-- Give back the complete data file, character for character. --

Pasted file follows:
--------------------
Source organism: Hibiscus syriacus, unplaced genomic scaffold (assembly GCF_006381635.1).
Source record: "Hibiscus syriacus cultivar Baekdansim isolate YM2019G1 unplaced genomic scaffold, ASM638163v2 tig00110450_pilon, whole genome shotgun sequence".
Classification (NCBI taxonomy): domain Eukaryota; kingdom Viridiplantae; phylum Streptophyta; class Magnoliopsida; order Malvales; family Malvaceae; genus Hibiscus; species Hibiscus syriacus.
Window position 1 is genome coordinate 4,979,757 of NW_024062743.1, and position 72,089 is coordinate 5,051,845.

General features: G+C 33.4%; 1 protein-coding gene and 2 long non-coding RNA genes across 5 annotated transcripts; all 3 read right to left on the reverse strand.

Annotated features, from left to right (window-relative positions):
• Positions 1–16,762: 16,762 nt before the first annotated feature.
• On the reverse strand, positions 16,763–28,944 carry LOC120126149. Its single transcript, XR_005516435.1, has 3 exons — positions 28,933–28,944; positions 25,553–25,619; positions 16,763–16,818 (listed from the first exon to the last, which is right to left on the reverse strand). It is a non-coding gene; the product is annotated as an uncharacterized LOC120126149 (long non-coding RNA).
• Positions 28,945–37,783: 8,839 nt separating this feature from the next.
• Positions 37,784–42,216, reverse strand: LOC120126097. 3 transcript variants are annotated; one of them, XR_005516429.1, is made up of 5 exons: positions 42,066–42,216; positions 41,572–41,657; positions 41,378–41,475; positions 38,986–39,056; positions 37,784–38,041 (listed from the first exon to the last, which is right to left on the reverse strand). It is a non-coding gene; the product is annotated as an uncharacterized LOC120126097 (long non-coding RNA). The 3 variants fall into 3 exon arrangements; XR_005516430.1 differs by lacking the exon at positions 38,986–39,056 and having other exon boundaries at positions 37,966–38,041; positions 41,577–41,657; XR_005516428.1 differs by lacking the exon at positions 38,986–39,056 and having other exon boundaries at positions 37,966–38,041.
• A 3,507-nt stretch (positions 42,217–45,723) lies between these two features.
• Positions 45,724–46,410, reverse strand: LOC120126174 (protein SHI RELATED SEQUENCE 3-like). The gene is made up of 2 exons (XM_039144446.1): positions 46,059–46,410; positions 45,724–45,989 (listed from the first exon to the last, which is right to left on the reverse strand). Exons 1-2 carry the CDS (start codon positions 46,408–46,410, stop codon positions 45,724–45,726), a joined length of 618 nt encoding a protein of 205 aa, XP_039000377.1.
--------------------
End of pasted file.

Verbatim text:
Source organism: Hibiscus syriacus, unplaced genomic scaffold (assembly GCF_006381635.1).
Source record: "Hibiscus syriacus cultivar Baekdansim isolate YM2019G1 unplaced genomic scaffold, ASM638163v2 tig00110450_pilon, whole genome shotgun sequence".
Classification (NCBI taxonomy): domain Eukaryota; kingdom Viridiplantae; phylum Streptophyta; class Magnoliopsida; order Malvales; family Malvaceae; genus Hibiscus; species Hibiscus syriacus.
Window position 1 is genome coordinate 4,979,757 of NW_024062743.1, and position 72,089 is coordinate 5,051,845.

General features: G+C 33.4%; 1 protein-coding gene and 2 long non-coding RNA genes across 5 annotated transcripts; all 3 read right to left on the reverse strand.

Annotated features, from left to right (window-relative positions):
• Positions 1–16,762: 16,762 nt before the first annotated feature.
• On the reverse strand, positions 16,763–28,944 carry LOC120126149. Its single transcript, XR_005516435.1, has 3 exons — positions 28,933–28,944; positions 25,553–25,619; positions 16,763–16,818 (listed from the first exon to the last, which is right to left on the reverse strand). It is a non-coding gene; the product is annotated as an uncharacterized LOC120126149 (long non-coding RNA).
• Positions 28,945–37,783: 8,839 nt separating this feature from the next.
• Positions 37,784–42,216, reverse strand: LOC120126097. 3 transcript variants are annotated; one of them, XR_005516429.1, is made up of 5 exons: positions 42,066–42,216; positions 41,572–41,657; positions 41,378–41,475; positions 38,986–39,056; positions 37,784–38,041 (listed from the first exon to the last, which is right to left on the reverse strand). It is a non-coding gene; the product is annotated as an uncharacterized LOC120126097 (long non-coding RNA). The 3 variants fall into 3 exon arrangements; XR_005516430.1 differs by lacking the exon at positions 38,986–39,056 and having other exon boundaries at positions 37,966–38,041; positions 41,577–41,657; XR_005516428.1 differs by lacking the exon at positions 38,986–39,056 and having other exon boundaries at positions 37,966–38,041.
• A 3,507-nt stretch (positions 42,217–45,723) lies between these two features.
• Positions 45,724–46,410, reverse strand: LOC120126174 (protein SHI RELATED SEQUENCE 3-like). The gene is made up of 2 exons (XM_039144446.1): positions 46,059–46,410; positions 45,724–45,989 (listed from the first exon to the last, which is right to left on the reverse strand). Exons 1-2 carry the CDS (start codon positions 46,408–46,410, stop codon positions 45,724–45,726), a joined length of 618 nt encoding a protein of 205 aa, XP_039000377.1.